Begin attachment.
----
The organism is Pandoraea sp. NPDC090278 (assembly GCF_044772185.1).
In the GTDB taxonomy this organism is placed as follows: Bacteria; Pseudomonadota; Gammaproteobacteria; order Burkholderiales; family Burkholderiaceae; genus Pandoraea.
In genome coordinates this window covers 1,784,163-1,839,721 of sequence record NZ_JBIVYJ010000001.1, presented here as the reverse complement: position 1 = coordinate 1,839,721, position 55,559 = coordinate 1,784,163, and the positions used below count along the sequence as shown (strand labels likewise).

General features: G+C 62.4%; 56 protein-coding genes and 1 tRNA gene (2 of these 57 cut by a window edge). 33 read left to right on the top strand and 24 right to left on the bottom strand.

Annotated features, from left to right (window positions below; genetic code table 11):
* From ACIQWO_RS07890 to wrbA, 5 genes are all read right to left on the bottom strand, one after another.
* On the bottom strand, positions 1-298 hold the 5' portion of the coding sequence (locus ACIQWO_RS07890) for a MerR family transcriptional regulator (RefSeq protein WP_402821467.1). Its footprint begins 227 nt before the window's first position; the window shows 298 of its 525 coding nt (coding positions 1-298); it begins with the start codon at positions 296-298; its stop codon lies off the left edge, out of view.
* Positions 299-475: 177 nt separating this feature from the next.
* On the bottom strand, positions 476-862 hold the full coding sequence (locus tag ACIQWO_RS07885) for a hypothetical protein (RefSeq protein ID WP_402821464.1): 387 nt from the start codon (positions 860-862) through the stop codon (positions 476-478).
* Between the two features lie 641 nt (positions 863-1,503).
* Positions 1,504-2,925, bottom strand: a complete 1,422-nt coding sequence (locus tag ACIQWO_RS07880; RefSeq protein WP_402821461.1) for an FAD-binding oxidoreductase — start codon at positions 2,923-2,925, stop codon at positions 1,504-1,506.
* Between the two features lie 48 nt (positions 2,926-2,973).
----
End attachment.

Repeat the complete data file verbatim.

The organism is Pandoraea sp. NPDC090278 (assembly GCF_044772185.1).
In the GTDB taxonomy this organism is placed as follows: Bacteria; Pseudomonadota; Gammaproteobacteria; order Burkholderiales; family Burkholderiaceae; genus Pandoraea.
In genome coordinates this window covers 1,784,163-1,839,721 of sequence record NZ_JBIVYJ010000001.1, presented here as the reverse complement: position 1 = coordinate 1,839,721, position 55,559 = coordinate 1,784,163, and the positions used below count along the sequence as shown (strand labels likewise).

General features: G+C 62.4%; 56 protein-coding genes and 1 tRNA gene (2 of these 57 cut by a window edge). 33 read left to right on the top strand and 24 right to left on the bottom strand.

Annotated features, from left to right (window positions below; genetic code table 11):
* From ACIQWO_RS07890 to wrbA, 5 genes are all read right to left on the bottom strand, one after another.
* On the bottom strand, positions 1-298 hold the 5' portion of the coding sequence (locus ACIQWO_RS07890) for a MerR family transcriptional regulator (RefSeq protein WP_402821467.1). Its footprint begins 227 nt before the window's first position; the window shows 298 of its 525 coding nt (coding positions 1-298); it begins with the start codon at positions 296-298; its stop codon lies off the left edge, out of view.
* Positions 299-475: 177 nt separating this feature from the next.
* On the bottom strand, positions 476-862 hold the full coding sequence (locus tag ACIQWO_RS07885) for a hypothetical protein (RefSeq protein ID WP_402821464.1): 387 nt from the start codon (positions 860-862) through the stop codon (positions 476-478).
* Between the two features lie 641 nt (positions 863-1,503).
* Positions 1,504-2,925, bottom strand: a complete 1,422-nt coding sequence (locus tag ACIQWO_RS07880; RefSeq protein WP_402821461.1) for an FAD-binding oxidoreductase — start codon at positions 2,923-2,925, stop codon at positions 1,504-1,506.
* Between the two features lie 48 nt (positions 2,926-2,973).